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Electricity consumption to surge in India, China amid heat wave, drought

However, the International Energy Agency says electricity demand is slowing globally.

Growth in global demand for electricity is expected to slow down in 2023 due to falling electricity consumption in advanced economies, while strong growth is observed in developing and emerging economies like China and India, a report released by a Paris-based energy watchdog said Wednesday.

The increasing global electricity demand is being driven by the electrification of energy systems gaining momentum as part of the ongoing efforts to decrease global emissions, the International Energy Agency said in its latest Electricity Market report.

Additionally, with rising temperatures, there is a notable surge in the adoption of air conditioning, further straining world power systems, especially since summers with extreme temperatures are becoming more frequent in many regions.

“The world’s need for electricity is set to grow strongly in the years to come,” Keisuke Sadamori, the IEA’s director for energy markets and security, said in a statement.

“And we’re encouraged to see renewables accounting for a rising share of electricity generation, resulting in declines in the use of fossil fuels for power generation.”

Electricity demand is set to drop to the lowest level in 20 years in the European Union, while it will slow down in the United States and Japan, largely due to the ongoing effects of the global energy crisis and an economic slowdown, the report said.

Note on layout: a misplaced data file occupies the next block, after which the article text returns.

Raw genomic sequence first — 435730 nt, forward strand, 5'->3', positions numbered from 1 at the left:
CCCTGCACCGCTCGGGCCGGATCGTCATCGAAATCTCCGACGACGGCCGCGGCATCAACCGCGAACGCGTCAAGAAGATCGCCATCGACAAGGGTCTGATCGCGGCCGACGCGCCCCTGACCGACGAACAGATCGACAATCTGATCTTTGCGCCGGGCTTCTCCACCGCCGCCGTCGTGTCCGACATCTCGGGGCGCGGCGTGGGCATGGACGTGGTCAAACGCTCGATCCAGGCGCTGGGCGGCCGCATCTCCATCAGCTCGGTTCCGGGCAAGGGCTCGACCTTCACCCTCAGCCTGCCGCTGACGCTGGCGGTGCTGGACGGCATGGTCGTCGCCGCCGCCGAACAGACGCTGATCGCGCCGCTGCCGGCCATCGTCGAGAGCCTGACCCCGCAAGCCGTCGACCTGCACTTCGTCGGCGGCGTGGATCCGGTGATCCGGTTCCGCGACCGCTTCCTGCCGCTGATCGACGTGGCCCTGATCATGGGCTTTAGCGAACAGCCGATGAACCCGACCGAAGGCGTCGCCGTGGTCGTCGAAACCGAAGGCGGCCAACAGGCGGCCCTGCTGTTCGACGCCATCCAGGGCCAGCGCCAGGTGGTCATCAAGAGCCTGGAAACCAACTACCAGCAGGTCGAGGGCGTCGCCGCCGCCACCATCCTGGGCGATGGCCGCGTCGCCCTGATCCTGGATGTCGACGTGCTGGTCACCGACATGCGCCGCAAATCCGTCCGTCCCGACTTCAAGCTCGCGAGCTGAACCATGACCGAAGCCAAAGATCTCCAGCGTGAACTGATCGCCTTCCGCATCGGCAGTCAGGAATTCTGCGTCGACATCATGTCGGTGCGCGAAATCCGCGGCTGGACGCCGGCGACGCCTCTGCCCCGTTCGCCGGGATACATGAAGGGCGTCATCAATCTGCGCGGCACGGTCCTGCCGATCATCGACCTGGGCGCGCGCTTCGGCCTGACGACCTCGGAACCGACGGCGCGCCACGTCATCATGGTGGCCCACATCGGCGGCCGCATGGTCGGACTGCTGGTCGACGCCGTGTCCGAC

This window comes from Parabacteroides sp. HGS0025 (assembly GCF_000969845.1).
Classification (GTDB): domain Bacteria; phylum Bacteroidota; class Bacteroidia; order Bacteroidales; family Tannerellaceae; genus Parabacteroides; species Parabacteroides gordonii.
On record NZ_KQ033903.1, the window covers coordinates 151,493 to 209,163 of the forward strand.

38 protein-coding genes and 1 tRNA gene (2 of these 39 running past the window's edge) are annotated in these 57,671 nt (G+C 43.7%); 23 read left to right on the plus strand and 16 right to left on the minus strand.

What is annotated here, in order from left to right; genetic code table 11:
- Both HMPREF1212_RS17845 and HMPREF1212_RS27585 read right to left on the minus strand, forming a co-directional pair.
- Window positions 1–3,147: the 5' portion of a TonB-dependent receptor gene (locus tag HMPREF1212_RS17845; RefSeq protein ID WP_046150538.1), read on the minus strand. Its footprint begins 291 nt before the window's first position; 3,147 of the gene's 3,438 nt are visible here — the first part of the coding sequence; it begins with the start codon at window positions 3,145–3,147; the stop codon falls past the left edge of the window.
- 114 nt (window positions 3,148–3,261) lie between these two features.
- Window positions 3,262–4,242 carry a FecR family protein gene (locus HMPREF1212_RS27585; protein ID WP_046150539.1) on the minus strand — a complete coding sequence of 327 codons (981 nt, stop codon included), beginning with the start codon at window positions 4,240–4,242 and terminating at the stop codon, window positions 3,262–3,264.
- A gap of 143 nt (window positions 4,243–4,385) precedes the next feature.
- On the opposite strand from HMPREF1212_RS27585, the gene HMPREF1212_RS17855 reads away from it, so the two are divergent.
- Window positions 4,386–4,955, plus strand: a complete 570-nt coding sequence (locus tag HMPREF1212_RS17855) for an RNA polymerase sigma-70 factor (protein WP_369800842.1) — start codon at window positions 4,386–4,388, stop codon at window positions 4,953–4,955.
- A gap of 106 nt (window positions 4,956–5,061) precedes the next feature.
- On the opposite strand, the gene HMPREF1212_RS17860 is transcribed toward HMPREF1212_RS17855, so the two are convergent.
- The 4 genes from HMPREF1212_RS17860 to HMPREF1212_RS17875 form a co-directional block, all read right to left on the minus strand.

The IEA said renewable energy’s contribution to global electricity generation will surpass one-third by next year. Moreover, if favorable weather conditions persist, 2024 might be the first year when renewables outpace coal in worldwide electricity generation.

Growth and drought pressures Chinese grid

Following a modest 3.7% yearly rise in electricity demand in 2022, China is projected to experience a 5.3% surge in 2023, according to the IEA.

Despite the economic recovery not matching some initial expectations after the relaxation of strict pandemic measures, electricity demand is expected to receive an additional boost due to rising cooling requirements during the summer of 2023.

In 2024, China’s electricity demand will grow at 5.1%, the IEA said.

As of 2022, 30% of the world’s hydropower generation was in China but the country suffered from droughts in 2022 and 2023, which decreased hydropower output by 23% in the first half of 2023. 

That means more coal-fired generation to fill the gap, estimated to have increased by almost 8% in the first half of 2023 amid significant growth in demand. 

The IEA said coal-fired output will likely increase by 4.5% over the rest of the year and then stay roughly flat in 2024, as strong growth in renewables and nuclear power help  tackle reliance on coal. 

Wind generation grew by about 20% in the first half of this year, supported by installed capacities and favorable weather growth.